What does the general election mean for lymphoma patients?

A mantle cell lymphoma (MCL) support forum I belong to recently had a posting from someone in the US. They’d received a bill of around $70,000 for an 11 day stay in hospital. Their visit involved a single round of chemotherapy. Other people with this rare cancer recount their despair of fighting to pay medical bills. Some are unable even to afford an application for bankruptcy protection. Almost inevitably there is a regular litany of struggles with insurance companies, even for vital diagnostics including PET/CT scans. Those of us from the UK boggle at the mental and physical hardships our fellow patients in the US endure. We know, first hand, how valuable a properly funded and staffed NHS is to our survival. Mantle cell lymphoma strikes people at random and is tough to treat.

One of the many negative consequences of the Conservative and Labour desire to take us out of the EU will be the loss of the European Medicines Agency (EMA). The impact on MCL patients shows every sign of being a disaster. New, innovative treatments that are being developed for lymphoma will take longer to be approved for use in the UK post-Brexit. The experience of Canada and Australia (who approve new drugs at a national level) is that they run around 6 months behind the EU on approvals. Canada and Australia have strong economies. They are not facing the imminent catastrophe of losing EU single market membership. I can only wonder what kind of delays will be introduced into the UK approvals system.

Furthermore, the expertise of the EMA is not something that can be replicated overnight and any replacement will introduce yet more delays. A 6 month approval lag may not sound like very much, but the median survival for MCL patients post-diagnosis is just 3-5 years. As current treatments are limited in their effectiveness, every day counts. And obviously it’s not just MCL patients that will be affected, but I write about what I know.

It’s clear to me that the NHS will face continuing crises should either the Conservatives or Labour party form the next government unchecked. A Conservative victory will see further pressure on NHS budgets and an ever-creeping privatisation of the service. An insurance-backed health service that the right-wing extremists in the Conservative party long for would have a devastating impact on patients. A Labour victory won’t stop Brexit and the loss of the EMA.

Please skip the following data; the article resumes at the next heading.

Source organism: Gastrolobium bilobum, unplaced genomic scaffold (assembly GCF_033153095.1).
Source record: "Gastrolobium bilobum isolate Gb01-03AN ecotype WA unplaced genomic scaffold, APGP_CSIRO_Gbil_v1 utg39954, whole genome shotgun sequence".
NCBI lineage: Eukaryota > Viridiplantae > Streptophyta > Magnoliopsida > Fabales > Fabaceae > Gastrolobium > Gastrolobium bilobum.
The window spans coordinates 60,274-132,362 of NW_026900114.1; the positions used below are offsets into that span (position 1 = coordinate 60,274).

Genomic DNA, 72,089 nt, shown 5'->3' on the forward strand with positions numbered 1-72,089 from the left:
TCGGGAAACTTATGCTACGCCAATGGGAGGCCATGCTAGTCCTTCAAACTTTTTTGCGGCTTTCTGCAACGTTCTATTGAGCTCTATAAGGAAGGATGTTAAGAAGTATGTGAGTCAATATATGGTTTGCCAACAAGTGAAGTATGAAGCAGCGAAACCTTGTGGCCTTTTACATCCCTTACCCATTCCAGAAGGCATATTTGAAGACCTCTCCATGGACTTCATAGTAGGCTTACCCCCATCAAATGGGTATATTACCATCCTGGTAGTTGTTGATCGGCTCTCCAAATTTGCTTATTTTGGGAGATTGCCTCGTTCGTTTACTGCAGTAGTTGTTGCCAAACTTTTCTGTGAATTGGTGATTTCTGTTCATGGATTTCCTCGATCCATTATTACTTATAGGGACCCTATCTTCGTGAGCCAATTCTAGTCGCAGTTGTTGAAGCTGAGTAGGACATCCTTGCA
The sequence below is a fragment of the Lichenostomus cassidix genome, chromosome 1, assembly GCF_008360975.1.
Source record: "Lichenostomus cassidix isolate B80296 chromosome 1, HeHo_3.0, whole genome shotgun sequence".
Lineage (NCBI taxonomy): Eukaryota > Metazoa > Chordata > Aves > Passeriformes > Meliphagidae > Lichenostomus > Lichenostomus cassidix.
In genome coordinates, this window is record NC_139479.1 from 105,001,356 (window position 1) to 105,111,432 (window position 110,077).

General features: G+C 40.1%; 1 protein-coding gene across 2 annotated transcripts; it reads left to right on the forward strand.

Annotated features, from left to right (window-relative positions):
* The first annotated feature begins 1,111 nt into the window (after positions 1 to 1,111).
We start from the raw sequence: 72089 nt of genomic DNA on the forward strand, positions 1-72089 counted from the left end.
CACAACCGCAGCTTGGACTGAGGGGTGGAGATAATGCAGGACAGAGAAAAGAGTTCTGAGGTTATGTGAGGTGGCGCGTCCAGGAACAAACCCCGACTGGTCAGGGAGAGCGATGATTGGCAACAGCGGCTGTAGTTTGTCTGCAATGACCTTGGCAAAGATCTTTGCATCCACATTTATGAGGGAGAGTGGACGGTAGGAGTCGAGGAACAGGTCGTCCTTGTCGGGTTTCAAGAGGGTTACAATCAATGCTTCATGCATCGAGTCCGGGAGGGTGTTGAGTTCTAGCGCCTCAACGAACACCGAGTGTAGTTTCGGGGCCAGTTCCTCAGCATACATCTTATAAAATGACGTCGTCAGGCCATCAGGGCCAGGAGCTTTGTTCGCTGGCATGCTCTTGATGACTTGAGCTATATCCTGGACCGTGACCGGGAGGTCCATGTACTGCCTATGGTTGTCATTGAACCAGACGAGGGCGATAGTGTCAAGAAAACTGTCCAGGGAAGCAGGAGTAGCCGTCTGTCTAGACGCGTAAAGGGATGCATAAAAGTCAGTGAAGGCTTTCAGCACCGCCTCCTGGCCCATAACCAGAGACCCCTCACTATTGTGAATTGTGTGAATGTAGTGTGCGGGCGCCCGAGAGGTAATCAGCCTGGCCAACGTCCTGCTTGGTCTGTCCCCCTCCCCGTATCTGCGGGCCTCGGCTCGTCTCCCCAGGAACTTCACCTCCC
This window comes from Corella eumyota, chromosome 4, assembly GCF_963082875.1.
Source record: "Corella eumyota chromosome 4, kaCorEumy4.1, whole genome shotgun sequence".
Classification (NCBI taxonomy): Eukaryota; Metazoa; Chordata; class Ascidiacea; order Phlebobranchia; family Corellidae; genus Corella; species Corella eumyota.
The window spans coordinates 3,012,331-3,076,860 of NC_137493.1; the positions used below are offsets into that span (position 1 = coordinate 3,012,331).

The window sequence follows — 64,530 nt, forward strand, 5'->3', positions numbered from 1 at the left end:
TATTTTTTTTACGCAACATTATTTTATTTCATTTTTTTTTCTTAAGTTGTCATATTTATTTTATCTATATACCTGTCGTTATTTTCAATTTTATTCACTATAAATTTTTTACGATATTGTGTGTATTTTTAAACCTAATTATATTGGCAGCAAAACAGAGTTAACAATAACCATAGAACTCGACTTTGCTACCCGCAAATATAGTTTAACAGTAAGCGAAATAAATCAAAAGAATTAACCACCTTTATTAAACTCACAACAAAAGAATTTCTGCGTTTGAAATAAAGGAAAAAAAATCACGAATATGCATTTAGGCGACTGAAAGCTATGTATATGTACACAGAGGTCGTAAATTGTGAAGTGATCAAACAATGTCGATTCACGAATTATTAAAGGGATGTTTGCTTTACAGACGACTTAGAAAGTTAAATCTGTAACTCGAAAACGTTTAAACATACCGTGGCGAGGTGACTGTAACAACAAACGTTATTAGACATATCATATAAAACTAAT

Like so many issues in the 2017 general election, the first step to ensuring a successful future for the NHS and the patients who rely on it is to ensure continued EU single market membership. Ideally, we need a chance to retain our full EU membership. The Conservatives and Labour are offering neither. I know how I’m voting on 8th June.

Stapleford Park and Miniature Railway: September 1974

In 1974, Stapleford Hall near Melton Mowbray was home to the 2nd Lord Gretton and his family. The park was at its peak as a tourist attraction, with the grounds containing a lion reserve, miniature railway and two scale model cruise liners.

The Derbyshire Caravan Club centre held a rally there that September. I’ve recently digitised a short sequence of cine film that shows the railway and ships in operation during that weekend.

White Heron LocomotiveThe White Heron arriving into the station, delivering its passengers to the model cruise liners.

LighthouseThe lake had a working lighthouse.

Northern StarThe Northern Star setting sail for a cruise of the lake.

Victoria LocomotiveThis would appear to be ‘Victoria’, a model of a LMS Jubilee class locomotive. However, the FSMR website suggests that it didn’t enter service at Stapleford Park until 1975 … and this film was definitely shot in September 1974. Commissioning tests, perhaps?

Automatic barrierThe train-operated automatic level crossing.

Stapleford Park Plaque - September 1974The caravan club plaque recording the event.

The complete cine film sequence.

Today, the hall is a hotel, the lion reserve is long gone and the scale model cruise liners are no more. However, the miniature railway is miraculously intact and is open to the public twice a year. In 2017 these events are scheduled for 10th & 11th June and the long bank holiday weekend at the end of August.